In addition, by law Fannie and Freddie were required to back loans to low-to-moderate income and minority borrowers, and the private-label securities were counted toward those goals. “Competitive pressures and onerous housing goals compelled them to operate more like hedge funds than government-sponsored guarantors, ” Mr. Rood said.

In fact, Freddie was warned by regulators in 2006 that its purchases of subprime securities had outpaced its risk management abilities, but the company continued to load up on debt that ultimately soured.

As of June 30, Freddie Mac holds more than $80 billion in mortgage securities backed by more shaky home loans like subprime mortgages, Option ARM and Alt-A loans. Freddie estimates its total gross losses stand at roughly $19 billion. Fannie Mae holds $38 billion of securities backed by Alt-A and subprime loans, with losses standing at nearly $14 billion.

European Banks Are Hard-Selling Greek Bailout Plan
by Landon Thomas Jr. - New York Times

No bank likes to take a loss, especially those in Europe that already suffer from a toxic mix of thin capital, troubled financing and weak loan books. But in the case of the proposed second bailout for Greece — the one that is supposed to make private investors feel the financial pain along with taxpayers — the biggest banks in Europe are on the road now promoting the plan.

It’s not that the banks are suddenly masochists. It’s that this first major bond restructuring in Europe’s long-festering debt crisis is shaping up as a much better deal for the banks than for the Greeks it is supposed to be helping. Holders of the Greek bonds would get much better value than they could in the open market, while Greece would still owe a lot of money. What’s more, Greece would be surrendering a lot of its negotiating clout if, in the future, it needed to go back to the bailout bargaining table.

This week, bankers representing the Greek government — Deutsche Bank, BNP Paribas and HSBC — have been explaining to investors why it is in their interest to trade in their decimated Greek bonds, take a 21 percent loss and accept a new package of longer-dated securities with AAA backing. Those bondholders include big European banks, smaller fund managers and insurance companies.

The bond exchange is a crucial component of the more than 200 billion euro ($286 billion) in rescue packages that Europe and the International Monetary Fund have put together to support the near-bankrupt Greek economy through 2014. The German chancellor, Angela Merkel, and others insisted that banks make such a contribution to give them some political cover at home.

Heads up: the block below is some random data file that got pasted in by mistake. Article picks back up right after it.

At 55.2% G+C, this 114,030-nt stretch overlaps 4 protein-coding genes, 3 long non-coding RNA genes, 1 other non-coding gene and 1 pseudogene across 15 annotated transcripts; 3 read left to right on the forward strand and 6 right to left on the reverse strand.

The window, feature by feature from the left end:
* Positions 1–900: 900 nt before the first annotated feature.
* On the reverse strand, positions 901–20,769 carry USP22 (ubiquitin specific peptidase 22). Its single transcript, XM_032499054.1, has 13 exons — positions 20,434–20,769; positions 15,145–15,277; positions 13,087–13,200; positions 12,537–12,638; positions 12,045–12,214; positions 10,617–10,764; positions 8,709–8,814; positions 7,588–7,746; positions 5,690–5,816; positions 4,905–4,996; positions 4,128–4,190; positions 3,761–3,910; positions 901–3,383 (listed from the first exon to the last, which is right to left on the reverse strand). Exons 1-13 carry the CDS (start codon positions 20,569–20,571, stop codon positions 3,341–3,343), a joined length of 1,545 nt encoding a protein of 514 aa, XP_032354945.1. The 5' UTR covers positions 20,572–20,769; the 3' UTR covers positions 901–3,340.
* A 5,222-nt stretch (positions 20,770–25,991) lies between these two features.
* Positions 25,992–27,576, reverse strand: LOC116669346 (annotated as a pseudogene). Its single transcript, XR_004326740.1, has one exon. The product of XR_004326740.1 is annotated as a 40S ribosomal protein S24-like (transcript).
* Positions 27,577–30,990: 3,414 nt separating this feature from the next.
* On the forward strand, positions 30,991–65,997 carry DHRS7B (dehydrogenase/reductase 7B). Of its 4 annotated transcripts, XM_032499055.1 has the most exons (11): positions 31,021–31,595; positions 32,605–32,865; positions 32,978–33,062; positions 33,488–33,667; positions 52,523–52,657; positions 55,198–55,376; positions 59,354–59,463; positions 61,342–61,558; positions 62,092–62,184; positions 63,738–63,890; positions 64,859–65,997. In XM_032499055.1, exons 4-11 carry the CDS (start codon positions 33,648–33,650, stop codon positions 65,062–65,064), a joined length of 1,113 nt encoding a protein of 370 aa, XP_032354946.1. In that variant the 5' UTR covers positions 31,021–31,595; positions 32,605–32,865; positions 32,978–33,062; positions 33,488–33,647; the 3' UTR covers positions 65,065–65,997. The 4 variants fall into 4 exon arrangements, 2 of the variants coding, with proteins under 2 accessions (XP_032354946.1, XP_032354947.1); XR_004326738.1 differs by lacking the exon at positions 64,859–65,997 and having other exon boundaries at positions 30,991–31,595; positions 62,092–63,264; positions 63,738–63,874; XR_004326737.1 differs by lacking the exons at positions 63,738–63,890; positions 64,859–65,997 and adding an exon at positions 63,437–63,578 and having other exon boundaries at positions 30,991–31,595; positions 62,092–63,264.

The part of the rescue announced in July is subject to the approval of Germany and the governments of the 16 other member nations of the euro union in coming weeks. If investors balk at the 21 percent write-down that is the price for getting a deal done, the whole package could collapse. European governments would be hard-pressed to come up with those extra funds themselves.

But with the price of Greek debt trading in some cases at 50 cents on the dollar — even lower than when the bailout deal was announced in July — the 21 percent haircut seems to be quite a bargain. As a bonus, the new bonds would be governed by international law, rather than Greek law. That is a significant alteration of lending terms that would strengthen the negotiating hand of the bondholders if Greece eventually concluded it had no alternative but to default — even after this latest bailout.

The International Institute for Finance, the advocacy group for global banks that is also the chief architect of the deal, says that 60 to 70 percent of the financial institutions holding Greek bonds have agreed to the swap so far. That comes close to the 90 percent threshold that the Greek government has stipulated, although it is too early to predict the final outcome because Greece will not formally make the swap offer until October.

“This is an attractive offer,” said Hung Tran, a senior executive at the institute. “We are making the case that if this deal is implemented it will restore stability to Greece.” The question remains, however, whether the banks that financed the country’s debt by buying its bonds would get off too easy — and whether the Greek government should have pushed for a larger write-down to ease its debt load.